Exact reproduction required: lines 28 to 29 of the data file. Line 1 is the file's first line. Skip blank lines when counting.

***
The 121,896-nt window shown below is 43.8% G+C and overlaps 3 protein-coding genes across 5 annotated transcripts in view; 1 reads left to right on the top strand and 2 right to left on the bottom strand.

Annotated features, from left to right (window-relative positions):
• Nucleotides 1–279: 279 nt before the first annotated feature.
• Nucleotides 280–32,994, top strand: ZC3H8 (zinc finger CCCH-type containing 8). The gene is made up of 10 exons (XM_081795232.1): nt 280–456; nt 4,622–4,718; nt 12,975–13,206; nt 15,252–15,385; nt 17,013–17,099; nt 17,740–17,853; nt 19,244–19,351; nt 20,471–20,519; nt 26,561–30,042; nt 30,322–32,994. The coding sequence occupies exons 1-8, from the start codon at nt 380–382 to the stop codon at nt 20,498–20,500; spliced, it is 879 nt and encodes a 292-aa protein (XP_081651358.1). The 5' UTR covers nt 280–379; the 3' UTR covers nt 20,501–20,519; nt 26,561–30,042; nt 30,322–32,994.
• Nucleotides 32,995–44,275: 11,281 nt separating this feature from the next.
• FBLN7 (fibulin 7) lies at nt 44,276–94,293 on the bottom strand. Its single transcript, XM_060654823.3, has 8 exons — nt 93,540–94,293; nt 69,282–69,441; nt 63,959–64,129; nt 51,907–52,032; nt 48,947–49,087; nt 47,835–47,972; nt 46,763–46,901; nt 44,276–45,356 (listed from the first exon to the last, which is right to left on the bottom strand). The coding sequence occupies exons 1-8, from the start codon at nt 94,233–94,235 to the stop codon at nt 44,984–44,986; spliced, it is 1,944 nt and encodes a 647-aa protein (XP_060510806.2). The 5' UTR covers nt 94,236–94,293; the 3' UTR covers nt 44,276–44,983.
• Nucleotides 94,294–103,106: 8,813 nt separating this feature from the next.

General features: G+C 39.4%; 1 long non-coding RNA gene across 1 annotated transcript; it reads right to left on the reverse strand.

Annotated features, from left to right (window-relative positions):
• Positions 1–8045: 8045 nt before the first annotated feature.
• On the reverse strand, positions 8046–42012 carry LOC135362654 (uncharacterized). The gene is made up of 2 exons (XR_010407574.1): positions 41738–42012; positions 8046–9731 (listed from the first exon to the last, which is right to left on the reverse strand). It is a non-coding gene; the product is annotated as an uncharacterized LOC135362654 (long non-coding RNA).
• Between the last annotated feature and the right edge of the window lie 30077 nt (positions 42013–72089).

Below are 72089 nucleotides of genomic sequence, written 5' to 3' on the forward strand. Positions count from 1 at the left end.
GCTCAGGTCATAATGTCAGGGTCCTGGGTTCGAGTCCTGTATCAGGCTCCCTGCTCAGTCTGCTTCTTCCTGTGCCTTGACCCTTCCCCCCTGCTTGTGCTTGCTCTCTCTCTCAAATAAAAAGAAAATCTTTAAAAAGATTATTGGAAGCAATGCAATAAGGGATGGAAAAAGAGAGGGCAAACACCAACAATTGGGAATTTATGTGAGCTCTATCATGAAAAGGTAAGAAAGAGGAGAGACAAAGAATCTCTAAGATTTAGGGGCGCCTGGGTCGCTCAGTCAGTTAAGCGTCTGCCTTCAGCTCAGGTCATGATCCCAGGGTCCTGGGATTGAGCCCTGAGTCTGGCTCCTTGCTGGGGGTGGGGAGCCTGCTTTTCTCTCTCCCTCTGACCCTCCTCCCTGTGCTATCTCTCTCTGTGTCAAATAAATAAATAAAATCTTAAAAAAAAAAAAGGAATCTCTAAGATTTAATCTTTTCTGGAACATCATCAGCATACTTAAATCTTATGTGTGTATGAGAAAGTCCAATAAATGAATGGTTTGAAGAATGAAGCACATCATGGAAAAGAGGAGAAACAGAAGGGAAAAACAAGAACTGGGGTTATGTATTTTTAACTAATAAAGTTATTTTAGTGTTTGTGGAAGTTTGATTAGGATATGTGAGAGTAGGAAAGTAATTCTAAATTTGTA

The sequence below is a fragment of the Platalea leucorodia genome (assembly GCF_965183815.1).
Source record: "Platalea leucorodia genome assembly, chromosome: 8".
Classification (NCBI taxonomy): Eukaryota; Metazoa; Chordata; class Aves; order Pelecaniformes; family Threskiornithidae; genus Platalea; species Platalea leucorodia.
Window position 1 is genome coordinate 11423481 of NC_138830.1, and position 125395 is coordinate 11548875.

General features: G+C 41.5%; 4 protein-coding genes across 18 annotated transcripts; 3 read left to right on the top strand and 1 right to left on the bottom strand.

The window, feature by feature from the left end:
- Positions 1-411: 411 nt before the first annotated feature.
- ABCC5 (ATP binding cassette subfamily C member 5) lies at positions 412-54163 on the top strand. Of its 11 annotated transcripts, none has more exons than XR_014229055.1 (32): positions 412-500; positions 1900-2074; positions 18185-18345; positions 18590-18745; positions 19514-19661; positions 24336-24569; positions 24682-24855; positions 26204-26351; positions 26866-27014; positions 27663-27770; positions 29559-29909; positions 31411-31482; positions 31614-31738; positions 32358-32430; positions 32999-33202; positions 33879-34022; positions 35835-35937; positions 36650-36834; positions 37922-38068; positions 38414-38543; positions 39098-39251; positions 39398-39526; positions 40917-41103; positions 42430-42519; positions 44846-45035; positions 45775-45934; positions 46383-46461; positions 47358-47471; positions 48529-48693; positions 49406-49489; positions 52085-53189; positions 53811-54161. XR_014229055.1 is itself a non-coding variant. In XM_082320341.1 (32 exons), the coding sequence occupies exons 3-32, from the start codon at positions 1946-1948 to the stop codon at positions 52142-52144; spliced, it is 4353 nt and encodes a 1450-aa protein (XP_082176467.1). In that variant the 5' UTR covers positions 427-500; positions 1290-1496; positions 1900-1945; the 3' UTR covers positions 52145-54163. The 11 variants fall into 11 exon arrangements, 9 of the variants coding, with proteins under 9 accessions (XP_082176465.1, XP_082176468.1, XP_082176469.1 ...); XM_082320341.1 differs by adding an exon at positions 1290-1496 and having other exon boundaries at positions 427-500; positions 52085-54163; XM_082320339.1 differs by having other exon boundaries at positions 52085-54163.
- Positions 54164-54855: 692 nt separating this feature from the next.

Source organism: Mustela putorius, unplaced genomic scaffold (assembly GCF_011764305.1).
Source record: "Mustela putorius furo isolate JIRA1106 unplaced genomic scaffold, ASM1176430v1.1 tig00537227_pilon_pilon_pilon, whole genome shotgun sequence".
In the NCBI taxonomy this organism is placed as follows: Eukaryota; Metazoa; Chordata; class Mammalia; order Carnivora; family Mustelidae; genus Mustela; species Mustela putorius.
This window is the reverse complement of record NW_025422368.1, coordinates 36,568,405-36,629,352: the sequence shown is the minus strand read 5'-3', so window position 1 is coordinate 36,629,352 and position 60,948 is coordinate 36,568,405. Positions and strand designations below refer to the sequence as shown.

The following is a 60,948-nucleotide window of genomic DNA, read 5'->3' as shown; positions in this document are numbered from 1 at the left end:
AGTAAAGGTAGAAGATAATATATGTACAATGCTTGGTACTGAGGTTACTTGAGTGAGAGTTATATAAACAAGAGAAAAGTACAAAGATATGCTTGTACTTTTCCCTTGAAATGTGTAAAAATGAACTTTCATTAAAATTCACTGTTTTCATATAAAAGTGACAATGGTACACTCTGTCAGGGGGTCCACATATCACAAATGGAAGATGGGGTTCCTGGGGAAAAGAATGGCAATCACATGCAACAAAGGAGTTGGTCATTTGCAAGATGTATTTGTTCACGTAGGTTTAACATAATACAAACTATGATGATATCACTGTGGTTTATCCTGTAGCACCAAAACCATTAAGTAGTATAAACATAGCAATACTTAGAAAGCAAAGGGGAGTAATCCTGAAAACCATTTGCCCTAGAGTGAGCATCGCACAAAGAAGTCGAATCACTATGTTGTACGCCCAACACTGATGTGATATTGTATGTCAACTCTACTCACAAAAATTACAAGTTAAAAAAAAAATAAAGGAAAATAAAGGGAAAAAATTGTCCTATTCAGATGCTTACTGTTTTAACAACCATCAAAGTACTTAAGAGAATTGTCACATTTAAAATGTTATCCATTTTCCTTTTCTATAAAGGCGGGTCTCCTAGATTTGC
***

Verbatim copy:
The following is a 60,948-nucleotide window of genomic DNA, read 5'->3' as shown; positions in this document are numbered from 1 at the left end:
AGTAAAGGTAGAAGATAATATATGTACAATGCTTGGTACTGAGGTTACTTGAGTGAGAGTTATATAAACAAGAGAAAAGTACAAAGATATGCTTGTACTTTTCCCTTGAAATGTGTAAAAATGAACTTTCATTAAAATTCACTGTTTTCATATAAAAGTGACAATGGTACACTCTGTCAGGGGGTCCACATATCACAAATGGAAGATGGGGTTCCTGGGGAAAAGAATGGCAATCACATGCAACAAAGGAGTTGGTCATTTGCAAGATGTATTTGTTCACGTAGGTTTAACATAATACAAACTATGATGATATCACTGTGGTTTATCCTGTAGCACCAAAACCATTAAGTAGTATAAACATAGCAATACTTAGAAAGCAAAGGGGAGTAATCCTGAAAACCATTTGCCCTAGAGTGAGCATCGCACAAAGAAGTCGAATCACTATGTTGTACGCCCAACACTGATGTGATATTGTATGTCAACTCTACTCACAAAAATTACAAGTTAAAAAAAAAATAAAGGAAAATAAAGGGAAAAAATTGTCCTATTCAGATGCTTACTGTTTTAACAACCATCAAAGTACTTAAGAGAATTGTCACATTTAAAATGTTATCCATTTTCCTTTTCTATAAAGGCGGGTCTCCTAGATTTGC